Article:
This Week in Princeton History for December 26-January 1

In this week’s installment of our recurring series, immigrants are required to be fingerprinted, faculty are investigating mysterious explosions, and more.

December 26, 1940—Under the recently passed federal law known as the Alien Registration Act, all local non-citizens must complete registration with the Princeton post office by this date. All will fill out five forms detailing age, place of birth, date of entry into the United States, local residency, and other matters related to their lives and character. They will also be fingerprinted.

December 27, 1813—Another in a series of explosions of gunpowder takes place in a room in the lower entry of Nassau Hall. Faculty commit to uncover the culprit, whom they will later identify as Gunning B. Read, Class of 1816.

Reprint of a sketch entitled “Taking the Measure of Nassau Hall” from the student notebook of Thomas Campbell, Class of 1818. Grounds and Buildings Historical Subject Files (AC110), Box 7, Folder 10.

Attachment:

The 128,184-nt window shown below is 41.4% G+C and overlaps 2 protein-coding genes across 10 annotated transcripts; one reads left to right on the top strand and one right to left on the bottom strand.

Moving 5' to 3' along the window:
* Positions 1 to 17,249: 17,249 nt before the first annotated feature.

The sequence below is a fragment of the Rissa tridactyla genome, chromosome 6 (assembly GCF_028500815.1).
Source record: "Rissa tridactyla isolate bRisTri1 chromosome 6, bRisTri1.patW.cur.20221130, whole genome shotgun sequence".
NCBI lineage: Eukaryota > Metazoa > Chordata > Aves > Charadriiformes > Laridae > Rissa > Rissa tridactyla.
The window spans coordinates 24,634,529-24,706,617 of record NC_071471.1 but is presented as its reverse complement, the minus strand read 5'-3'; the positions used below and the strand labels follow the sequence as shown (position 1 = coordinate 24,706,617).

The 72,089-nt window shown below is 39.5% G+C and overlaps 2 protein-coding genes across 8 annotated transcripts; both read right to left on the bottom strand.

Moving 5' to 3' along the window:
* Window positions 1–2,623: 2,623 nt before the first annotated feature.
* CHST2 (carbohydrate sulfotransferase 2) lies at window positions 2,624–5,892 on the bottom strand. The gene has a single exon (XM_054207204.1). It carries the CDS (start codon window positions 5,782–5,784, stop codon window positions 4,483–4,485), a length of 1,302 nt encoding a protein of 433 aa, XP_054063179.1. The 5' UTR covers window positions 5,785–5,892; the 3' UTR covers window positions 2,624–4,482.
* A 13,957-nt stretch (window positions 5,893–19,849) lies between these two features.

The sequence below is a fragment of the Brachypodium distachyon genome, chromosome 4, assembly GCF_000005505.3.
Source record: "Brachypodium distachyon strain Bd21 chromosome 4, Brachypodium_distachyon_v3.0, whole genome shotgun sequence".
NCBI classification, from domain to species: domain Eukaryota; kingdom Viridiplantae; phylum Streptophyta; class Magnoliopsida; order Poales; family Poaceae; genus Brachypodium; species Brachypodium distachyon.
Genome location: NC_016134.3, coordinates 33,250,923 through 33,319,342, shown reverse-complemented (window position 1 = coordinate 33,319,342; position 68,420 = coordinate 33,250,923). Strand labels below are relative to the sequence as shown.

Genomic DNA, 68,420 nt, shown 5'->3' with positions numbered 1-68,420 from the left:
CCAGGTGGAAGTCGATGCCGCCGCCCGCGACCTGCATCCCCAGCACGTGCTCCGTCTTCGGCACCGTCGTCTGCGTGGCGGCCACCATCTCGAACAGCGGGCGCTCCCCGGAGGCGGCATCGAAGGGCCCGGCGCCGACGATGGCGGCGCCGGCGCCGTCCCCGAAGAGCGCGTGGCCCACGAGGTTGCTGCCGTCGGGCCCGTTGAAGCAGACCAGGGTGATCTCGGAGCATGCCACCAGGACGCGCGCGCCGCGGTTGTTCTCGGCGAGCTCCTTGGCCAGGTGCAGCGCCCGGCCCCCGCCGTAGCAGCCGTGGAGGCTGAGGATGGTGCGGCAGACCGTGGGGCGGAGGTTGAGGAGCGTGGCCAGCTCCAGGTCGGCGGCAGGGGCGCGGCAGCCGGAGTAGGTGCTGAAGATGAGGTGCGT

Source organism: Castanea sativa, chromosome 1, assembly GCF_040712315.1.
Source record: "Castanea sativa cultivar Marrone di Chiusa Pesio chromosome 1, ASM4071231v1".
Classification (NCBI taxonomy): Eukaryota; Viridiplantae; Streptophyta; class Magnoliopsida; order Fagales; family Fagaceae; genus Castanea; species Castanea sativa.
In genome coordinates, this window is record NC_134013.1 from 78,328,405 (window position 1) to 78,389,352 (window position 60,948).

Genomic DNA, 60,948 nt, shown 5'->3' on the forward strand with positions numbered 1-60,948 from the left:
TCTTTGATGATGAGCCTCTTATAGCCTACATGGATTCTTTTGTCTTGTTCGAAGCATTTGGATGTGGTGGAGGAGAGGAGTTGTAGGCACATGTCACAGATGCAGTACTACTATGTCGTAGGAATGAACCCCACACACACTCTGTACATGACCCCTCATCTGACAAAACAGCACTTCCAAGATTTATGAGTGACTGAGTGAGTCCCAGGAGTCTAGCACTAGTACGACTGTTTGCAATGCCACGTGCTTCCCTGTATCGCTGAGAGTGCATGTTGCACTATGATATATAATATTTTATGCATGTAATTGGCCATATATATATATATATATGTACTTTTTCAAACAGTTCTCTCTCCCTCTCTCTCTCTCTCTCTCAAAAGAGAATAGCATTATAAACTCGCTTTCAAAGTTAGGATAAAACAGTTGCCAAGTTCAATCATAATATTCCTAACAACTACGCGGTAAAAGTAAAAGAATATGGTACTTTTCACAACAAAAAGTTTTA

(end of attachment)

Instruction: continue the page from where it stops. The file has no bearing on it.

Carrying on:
December 29, 1849—The New Orleans Daily Crescent warns of a con man traveling around the South claiming to be a student at Princeton, and warns parents of Princeton students not to give him money to take to their sons.

December 30, 1912—George A. Armstrong, Class of 1909, issues a general invitation to all Princeton students to attend a reception at Christodora Settlement House in New York.

For the previous installment in this series, click here.

Fact check: We always strive for accuracy, but if you believe you see an error, please contact us.

1 thought on “This Week in Princeton History for December 26-January 1

  1. Pingback: This Week in Princeton History for January 2-8 | Mudd Manuscript Library Blog

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